Our poll question on from Sunday through Thursday asked, "Obviously struggling, should John Harbaugh have pulled Joe Flacco against the Bengals in favor of Mark Bulger?"Early on "yes" had a comfortable lead over "no." But as the week wore on Ravens fans cut No. 5 a little slack and in the end, 57% answered "no."

Well guess what? Fifty-seven percent were WRONG!

Flacco should have been benched.

No not permanently but at least during the fourth quarter.

And don't sit there and suggest that this isn't baseball and that you can't yank your starting quarterback in the same manner that Buck Showalter yanks Kevin Millwood in the fifth inning after serving up puss to opposing hitters.

Why not?

Why couldn't John Harbaugh go to Flacco and say, "Look Joe, you just don't have it today. In fact over the last 3 outings against the Bengals, you haven't had it. We'll study the game tape, break it down and figure it out. But for now, I'm going to let Marc Bulger take a shot at these guys and tomorrow we'll start getting you ready for the Browns."

What is wrong with that?

Wouldn't the call for Bulger have improved the Ravens' chances on Sunday? Didn't Ozzie Newsome decide to bring Bulger to Baltimore for $3.8 million in order to be a competent back up - to spell Flacco when no one told him there'd be days like these?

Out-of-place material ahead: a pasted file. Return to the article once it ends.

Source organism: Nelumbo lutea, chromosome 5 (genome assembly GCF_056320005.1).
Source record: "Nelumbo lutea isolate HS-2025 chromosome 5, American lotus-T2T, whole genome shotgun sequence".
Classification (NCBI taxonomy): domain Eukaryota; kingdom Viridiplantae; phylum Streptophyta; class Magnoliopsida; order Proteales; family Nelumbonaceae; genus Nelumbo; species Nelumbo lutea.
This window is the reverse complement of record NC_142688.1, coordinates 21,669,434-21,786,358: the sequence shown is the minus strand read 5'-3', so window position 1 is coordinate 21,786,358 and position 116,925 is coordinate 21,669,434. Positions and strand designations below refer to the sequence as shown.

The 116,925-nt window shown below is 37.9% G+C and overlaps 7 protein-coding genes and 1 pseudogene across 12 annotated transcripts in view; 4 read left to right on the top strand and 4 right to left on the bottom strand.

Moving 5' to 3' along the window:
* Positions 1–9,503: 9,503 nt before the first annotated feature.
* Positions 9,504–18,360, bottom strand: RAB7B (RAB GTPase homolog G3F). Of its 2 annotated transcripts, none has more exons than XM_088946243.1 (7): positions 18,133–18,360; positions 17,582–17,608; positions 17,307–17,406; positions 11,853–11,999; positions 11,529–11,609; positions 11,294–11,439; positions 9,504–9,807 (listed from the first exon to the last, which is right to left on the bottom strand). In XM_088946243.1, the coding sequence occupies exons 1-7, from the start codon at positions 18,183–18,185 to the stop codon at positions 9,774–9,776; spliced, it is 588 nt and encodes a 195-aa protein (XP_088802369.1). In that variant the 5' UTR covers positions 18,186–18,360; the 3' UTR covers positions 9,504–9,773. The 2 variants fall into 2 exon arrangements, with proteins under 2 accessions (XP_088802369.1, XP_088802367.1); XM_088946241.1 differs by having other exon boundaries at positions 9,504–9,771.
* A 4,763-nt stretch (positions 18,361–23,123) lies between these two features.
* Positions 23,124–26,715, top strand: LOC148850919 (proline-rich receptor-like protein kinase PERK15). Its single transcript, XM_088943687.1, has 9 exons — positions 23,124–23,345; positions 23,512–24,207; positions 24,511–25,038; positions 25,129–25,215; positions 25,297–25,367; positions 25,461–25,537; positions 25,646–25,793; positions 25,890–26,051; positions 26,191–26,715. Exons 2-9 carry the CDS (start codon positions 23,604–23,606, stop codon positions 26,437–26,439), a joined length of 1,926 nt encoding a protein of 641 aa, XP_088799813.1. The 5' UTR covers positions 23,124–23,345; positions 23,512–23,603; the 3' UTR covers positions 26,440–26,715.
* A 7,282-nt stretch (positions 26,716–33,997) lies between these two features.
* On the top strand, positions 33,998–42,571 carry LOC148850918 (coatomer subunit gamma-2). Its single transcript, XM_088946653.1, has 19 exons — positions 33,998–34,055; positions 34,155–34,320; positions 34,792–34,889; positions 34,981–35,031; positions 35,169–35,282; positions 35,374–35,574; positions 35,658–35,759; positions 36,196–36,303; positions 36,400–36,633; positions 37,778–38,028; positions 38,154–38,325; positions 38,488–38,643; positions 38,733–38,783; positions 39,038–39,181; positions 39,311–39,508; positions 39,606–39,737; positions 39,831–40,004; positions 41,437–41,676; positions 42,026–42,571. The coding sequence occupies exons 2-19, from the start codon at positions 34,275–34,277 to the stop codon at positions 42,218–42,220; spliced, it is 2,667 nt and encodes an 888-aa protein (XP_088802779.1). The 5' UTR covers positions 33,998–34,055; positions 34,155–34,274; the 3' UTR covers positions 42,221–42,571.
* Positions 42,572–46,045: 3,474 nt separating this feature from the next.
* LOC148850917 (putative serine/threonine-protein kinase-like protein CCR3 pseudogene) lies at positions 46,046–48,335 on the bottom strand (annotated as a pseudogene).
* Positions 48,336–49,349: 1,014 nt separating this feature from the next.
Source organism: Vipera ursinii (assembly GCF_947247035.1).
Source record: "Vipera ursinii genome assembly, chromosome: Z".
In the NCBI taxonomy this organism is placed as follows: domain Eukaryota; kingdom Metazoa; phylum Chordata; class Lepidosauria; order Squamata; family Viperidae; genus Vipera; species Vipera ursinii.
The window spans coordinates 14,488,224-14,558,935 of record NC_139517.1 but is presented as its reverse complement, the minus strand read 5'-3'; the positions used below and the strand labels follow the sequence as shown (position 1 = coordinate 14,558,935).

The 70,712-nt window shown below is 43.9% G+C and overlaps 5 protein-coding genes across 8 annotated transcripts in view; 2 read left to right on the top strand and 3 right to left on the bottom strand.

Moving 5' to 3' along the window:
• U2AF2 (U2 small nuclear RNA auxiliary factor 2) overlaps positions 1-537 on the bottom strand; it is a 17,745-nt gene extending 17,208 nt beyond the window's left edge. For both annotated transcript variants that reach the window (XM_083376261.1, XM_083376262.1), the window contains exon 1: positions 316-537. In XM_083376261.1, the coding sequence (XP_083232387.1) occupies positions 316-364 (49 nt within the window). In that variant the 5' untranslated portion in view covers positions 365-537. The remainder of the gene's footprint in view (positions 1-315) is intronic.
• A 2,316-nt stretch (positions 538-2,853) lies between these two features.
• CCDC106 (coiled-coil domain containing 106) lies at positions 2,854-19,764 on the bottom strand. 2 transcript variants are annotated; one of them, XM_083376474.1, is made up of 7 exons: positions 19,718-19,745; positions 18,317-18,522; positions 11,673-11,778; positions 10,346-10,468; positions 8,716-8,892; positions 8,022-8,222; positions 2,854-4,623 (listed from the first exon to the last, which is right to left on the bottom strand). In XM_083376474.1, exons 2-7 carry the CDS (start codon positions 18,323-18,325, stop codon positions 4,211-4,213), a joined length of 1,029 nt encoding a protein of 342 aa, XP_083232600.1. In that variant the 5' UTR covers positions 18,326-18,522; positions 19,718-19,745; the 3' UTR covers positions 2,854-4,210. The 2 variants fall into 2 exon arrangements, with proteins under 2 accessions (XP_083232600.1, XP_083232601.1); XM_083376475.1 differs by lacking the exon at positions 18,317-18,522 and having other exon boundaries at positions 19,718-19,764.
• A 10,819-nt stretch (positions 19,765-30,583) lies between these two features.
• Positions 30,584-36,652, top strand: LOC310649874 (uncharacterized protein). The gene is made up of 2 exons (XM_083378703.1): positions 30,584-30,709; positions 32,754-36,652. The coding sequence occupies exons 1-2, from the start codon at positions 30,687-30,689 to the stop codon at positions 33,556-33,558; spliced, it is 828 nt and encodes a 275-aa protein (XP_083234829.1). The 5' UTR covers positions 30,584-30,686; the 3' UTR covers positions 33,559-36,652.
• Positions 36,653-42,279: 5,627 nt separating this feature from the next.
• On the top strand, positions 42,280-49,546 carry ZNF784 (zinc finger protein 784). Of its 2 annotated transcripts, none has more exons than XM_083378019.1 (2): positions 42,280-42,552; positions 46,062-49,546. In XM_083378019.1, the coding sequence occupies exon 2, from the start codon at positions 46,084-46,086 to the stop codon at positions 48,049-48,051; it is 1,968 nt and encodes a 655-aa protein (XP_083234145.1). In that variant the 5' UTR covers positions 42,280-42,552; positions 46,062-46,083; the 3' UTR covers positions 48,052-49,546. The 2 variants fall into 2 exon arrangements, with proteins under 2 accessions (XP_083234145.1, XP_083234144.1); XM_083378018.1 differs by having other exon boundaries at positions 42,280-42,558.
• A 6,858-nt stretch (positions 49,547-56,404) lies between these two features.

Oh so you say that pulling Flacco would undermine his confidence going forward, eh?

To borrow from Chad Ochocinco, "Child please!"

If your starting quarterback has his little feelings hurt because he was pulled out when he stunk up the Ohio River area, is he really the franchise quarterback that you want to build your team around?

Do you think your team's future poster child is going to sulk when a little adversity sets in? And if so do you want a mentally soft guy like that guiding your team's future?

Look I've never approached the level of a professional when it comes to athletics but I can tell you this...if I were benched I'd be embarrassed and determined never to let it happen again. And if in the process of that lesson my team actually won AND I'm now more determined, well double plus for the good guys then, right?

I don't think Flacco is soft mentally despite the regular comparisons of him to a deer in headlights (which on Sunday was an insult to the deer). And I do think that given his mental make-up and Harbaugh's management skills (see how Willis McGahee responded to his stay in the Harbaugh doghouse) everything would have been just fine if Flacco was taken out and then, just maybe the Ravens are now staring at 2-0 instead of 1-1.

Maybe that quick release of Bulger's was the answer to the Bengals pass rush and closing skills of their DB's.But we'll never know.

All is not lost. Harbaugh probably learned from his reluctance to give Flacco the hook and maybe next time his starting QB struggles immensely, his trigger finger will be a bit more twitchy.

Like say, against the Pittsburgh Steelers.

Just sayin'...

Monday, September 20, 2010

Flacco alarmingly inefficient against quality opponents

"It's just one game," said Ravens outside linebacker Jarret Johnson after the Ravens lost to the Bengals 15-10 on Sunday.

"It won't make us or break us."

True for the team but is that true for Joe Flacco?